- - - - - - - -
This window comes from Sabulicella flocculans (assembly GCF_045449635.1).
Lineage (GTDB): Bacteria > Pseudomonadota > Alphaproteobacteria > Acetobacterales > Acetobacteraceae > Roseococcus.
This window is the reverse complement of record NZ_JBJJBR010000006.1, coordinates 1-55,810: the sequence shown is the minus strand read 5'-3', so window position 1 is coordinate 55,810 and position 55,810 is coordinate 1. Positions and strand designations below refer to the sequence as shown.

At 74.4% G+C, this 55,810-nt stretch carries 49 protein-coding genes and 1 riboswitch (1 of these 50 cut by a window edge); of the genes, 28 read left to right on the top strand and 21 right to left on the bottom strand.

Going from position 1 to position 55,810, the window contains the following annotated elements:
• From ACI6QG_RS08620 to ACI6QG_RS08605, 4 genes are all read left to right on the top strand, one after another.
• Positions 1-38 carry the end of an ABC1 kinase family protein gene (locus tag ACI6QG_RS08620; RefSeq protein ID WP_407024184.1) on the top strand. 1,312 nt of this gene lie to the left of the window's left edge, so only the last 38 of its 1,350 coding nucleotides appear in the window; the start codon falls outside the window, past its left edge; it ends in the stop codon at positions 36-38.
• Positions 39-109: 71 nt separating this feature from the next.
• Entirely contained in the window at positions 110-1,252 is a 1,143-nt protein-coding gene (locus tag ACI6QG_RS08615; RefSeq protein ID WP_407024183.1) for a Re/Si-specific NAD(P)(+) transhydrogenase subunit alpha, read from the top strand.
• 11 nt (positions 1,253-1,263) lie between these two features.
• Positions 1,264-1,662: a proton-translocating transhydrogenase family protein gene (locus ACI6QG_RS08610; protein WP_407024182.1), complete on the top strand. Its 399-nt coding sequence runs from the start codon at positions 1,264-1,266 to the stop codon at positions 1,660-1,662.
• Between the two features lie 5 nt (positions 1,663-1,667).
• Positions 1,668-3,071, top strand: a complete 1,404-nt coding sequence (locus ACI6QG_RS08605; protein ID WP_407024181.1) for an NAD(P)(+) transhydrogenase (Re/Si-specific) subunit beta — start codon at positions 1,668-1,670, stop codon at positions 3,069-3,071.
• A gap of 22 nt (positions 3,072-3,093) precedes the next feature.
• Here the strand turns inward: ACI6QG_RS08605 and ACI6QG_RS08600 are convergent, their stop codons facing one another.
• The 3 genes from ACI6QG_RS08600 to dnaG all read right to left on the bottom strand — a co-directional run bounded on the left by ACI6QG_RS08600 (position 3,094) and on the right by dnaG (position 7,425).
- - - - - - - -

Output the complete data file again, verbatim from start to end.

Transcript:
This window comes from Sabulicella flocculans (assembly GCF_045449635.1).
Lineage (GTDB): Bacteria > Pseudomonadota > Alphaproteobacteria > Acetobacterales > Acetobacteraceae > Roseococcus.
This window is the reverse complement of record NZ_JBJJBR010000006.1, coordinates 1-55,810: the sequence shown is the minus strand read 5'-3', so window position 1 is coordinate 55,810 and position 55,810 is coordinate 1. Positions and strand designations below refer to the sequence as shown.

At 74.4% G+C, this 55,810-nt stretch carries 49 protein-coding genes and 1 riboswitch (1 of these 50 cut by a window edge); of the genes, 28 read left to right on the top strand and 21 right to left on the bottom strand.

Going from position 1 to position 55,810, the window contains the following annotated elements:
• From ACI6QG_RS08620 to ACI6QG_RS08605, 4 genes are all read left to right on the top strand, one after another.
• Positions 1-38 carry the end of an ABC1 kinase family protein gene (locus tag ACI6QG_RS08620; RefSeq protein ID WP_407024184.1) on the top strand. 1,312 nt of this gene lie to the left of the window's left edge, so only the last 38 of its 1,350 coding nucleotides appear in the window; the start codon falls outside the window, past its left edge; it ends in the stop codon at positions 36-38.
• Positions 39-109: 71 nt separating this feature from the next.
• Entirely contained in the window at positions 110-1,252 is a 1,143-nt protein-coding gene (locus tag ACI6QG_RS08615; RefSeq protein ID WP_407024183.1) for a Re/Si-specific NAD(P)(+) transhydrogenase subunit alpha, read from the top strand.
• 11 nt (positions 1,253-1,263) lie between these two features.
• Positions 1,264-1,662: a proton-translocating transhydrogenase family protein gene (locus ACI6QG_RS08610; protein WP_407024182.1), complete on the top strand. Its 399-nt coding sequence runs from the start codon at positions 1,264-1,266 to the stop codon at positions 1,660-1,662.
• Between the two features lie 5 nt (positions 1,663-1,667).
• Positions 1,668-3,071, top strand: a complete 1,404-nt coding sequence (locus ACI6QG_RS08605; protein ID WP_407024181.1) for an NAD(P)(+) transhydrogenase (Re/Si-specific) subunit beta — start codon at positions 1,668-1,670, stop codon at positions 3,069-3,071.
• A gap of 22 nt (positions 3,072-3,093) precedes the next feature.
• Here the strand turns inward: ACI6QG_RS08605 and ACI6QG_RS08600 are convergent, their stop codons facing one another.
• The 3 genes from ACI6QG_RS08600 to dnaG all read right to left on the bottom strand — a co-directional run bounded on the left by ACI6QG_RS08600 (position 3,094) and on the right by dnaG (position 7,425).